For Minn. agent, a morning flurry at TW event


Jennifer Maki meets with suppliers at GTM.HOLLYWOOD, Fla. — It's 9:06 a.m., July 25, at the Westin Diplomat Resort & Spa. Outside, sun sparkles on gentle waves lapping the beach. Inside the Grand Ballroom, 112 travel agents who together sell nearly $300 million worth of travel are starting a two-day marathon of one-on-one meetings with suppliers at Travel Weekly's Global Travel Marketplace.

Jennifer Maki, owner of Divine Destinations in Cloquet, Minn., two hours north of Minneapolis, is one of those agents. She is looking at 44 meetings in two days.

First up: CSA Travel Protection. It's an insurance provider she sells already, logging in through her host agency, CSA account manager Bailey Foster and national account executive Wendy Stahl do a quick summation of products they think will work for her.

Maki's best takeaway from that meeting: a sheet summarizing plans and their approximate costs, meaning she won't have to key in all the details about her clients to get a quote.

There's a one-minutewarning, and then Blanca-Stella Lanao arrives at Maki's table. Lanao is the business development director for Un-Cruise Adventures, formerly InnerSea Discoveries, which operates small-ship cruises in Alaska, Mexico's Sea of Cortes, Hawaii and the Pacific Northwest. Maki specializes in all-inclusives, doing honeymoons, destination weddings and romance vacations in the Caribbean. Alaska is big with the mothers of her brides.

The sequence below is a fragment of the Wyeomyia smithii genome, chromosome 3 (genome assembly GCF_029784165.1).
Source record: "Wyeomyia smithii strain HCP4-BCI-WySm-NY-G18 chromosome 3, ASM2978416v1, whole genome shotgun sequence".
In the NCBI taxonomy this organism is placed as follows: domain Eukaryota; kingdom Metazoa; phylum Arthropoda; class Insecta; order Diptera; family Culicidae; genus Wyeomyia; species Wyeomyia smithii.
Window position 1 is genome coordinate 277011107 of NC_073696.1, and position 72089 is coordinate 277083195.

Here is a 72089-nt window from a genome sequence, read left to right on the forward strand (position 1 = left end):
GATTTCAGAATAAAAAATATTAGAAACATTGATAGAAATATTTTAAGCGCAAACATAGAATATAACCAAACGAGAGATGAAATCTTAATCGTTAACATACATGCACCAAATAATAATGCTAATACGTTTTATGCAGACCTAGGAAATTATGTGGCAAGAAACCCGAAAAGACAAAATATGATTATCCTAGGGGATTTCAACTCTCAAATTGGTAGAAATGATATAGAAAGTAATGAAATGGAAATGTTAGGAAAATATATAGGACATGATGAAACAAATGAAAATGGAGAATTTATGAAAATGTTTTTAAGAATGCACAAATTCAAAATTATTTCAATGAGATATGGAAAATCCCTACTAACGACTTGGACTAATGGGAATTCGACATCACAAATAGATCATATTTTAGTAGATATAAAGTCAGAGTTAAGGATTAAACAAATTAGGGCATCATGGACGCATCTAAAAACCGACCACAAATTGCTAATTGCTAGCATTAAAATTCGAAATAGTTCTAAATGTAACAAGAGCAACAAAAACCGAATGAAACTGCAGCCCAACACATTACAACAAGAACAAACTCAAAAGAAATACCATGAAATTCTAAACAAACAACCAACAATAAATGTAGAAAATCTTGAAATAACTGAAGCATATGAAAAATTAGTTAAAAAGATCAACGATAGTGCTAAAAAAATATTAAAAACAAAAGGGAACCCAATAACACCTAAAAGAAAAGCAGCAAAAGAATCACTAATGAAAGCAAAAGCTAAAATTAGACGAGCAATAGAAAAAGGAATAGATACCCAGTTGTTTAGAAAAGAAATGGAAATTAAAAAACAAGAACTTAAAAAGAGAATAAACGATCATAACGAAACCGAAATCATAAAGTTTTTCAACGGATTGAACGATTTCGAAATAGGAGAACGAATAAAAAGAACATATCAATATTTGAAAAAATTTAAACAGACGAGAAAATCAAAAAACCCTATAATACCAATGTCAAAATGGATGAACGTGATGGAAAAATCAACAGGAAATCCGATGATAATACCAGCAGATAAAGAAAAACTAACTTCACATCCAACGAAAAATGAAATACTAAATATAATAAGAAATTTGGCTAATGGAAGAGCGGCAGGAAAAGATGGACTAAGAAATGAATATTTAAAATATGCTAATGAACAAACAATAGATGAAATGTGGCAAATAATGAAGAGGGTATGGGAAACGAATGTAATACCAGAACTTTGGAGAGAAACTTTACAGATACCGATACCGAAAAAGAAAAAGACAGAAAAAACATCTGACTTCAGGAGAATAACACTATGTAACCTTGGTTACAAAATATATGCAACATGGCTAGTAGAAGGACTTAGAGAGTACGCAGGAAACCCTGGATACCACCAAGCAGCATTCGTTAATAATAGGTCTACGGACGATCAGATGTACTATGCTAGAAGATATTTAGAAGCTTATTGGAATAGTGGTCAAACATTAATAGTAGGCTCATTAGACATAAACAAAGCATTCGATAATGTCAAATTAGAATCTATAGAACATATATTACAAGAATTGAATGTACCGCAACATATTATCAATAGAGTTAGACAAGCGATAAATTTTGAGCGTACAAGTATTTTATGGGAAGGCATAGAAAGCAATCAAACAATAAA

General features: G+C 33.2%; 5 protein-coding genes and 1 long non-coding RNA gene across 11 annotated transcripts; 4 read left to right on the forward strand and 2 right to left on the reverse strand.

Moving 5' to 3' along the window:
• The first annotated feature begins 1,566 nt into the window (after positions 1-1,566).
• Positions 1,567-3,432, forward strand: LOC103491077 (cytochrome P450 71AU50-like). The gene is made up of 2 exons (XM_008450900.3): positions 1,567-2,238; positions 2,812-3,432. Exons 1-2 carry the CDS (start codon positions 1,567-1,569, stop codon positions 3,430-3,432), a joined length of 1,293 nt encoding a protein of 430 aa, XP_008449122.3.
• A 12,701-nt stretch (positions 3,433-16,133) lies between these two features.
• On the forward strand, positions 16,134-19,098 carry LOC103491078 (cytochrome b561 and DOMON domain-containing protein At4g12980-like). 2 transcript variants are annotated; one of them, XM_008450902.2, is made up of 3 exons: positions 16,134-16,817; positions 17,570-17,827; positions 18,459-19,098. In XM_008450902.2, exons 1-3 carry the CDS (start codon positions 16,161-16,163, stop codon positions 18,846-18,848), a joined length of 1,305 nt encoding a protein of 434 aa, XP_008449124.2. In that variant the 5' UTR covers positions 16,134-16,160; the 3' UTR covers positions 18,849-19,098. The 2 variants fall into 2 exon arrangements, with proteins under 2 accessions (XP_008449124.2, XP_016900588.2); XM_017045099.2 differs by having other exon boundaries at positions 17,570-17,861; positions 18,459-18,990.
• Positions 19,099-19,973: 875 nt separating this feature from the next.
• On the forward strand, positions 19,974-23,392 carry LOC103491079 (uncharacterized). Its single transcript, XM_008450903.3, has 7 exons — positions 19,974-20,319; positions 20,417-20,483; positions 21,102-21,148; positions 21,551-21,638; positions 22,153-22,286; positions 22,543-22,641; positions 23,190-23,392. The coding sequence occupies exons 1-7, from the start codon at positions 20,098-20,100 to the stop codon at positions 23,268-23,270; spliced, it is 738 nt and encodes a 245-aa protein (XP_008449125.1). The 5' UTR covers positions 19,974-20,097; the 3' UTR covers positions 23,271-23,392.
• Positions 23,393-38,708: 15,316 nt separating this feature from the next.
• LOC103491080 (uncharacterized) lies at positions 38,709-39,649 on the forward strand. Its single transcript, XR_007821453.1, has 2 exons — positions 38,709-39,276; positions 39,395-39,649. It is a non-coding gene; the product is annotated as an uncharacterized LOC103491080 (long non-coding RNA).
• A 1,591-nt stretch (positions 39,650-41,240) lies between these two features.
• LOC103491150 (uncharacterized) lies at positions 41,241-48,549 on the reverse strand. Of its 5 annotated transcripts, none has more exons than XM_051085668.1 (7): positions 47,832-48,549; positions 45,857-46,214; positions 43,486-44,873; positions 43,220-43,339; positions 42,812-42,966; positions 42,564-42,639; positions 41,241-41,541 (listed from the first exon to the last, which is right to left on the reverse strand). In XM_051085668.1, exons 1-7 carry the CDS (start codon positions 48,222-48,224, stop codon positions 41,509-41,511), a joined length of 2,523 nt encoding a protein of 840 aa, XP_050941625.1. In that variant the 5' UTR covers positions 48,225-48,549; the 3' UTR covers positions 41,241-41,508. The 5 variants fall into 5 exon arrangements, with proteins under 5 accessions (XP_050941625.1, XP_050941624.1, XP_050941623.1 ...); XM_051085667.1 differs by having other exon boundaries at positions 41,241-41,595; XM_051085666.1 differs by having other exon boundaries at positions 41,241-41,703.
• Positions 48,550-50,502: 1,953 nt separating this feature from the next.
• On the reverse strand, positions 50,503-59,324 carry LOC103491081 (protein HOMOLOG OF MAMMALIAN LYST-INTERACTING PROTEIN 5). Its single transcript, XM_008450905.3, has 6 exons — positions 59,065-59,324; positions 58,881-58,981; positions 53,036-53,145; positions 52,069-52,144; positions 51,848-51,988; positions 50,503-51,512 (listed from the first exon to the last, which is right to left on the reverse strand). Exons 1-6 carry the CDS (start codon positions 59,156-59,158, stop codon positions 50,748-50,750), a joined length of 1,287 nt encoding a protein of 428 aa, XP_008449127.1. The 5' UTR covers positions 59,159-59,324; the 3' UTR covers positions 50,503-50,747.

"That's where they all are now," she says. Fathers of the brides love it, too. They're hunters and fishermen; Alaska gives them their wildlife fix.

Lanao sets up her tablet computer and swipes through a series of dramatic photos of whales breaching, rafts cruising through a fjord. Lanao says Un-Cruise spends two days in Glacier Bay with 25 people.

This resonates with Maki. "This is cool, because you don't have the crowds."

A bell rings, signaling the end of the session, and Lanao leaves. Maki has an empty slot with no supplier; she uses those six minutes to check emails from clients and to follow Un-Cruise on social media.

She talks about her 6-year-old business. Maki, mother of three, is so busy that she'd like to take on an assistant but is wary of investing time in training someone who might only be with the agency for a short time.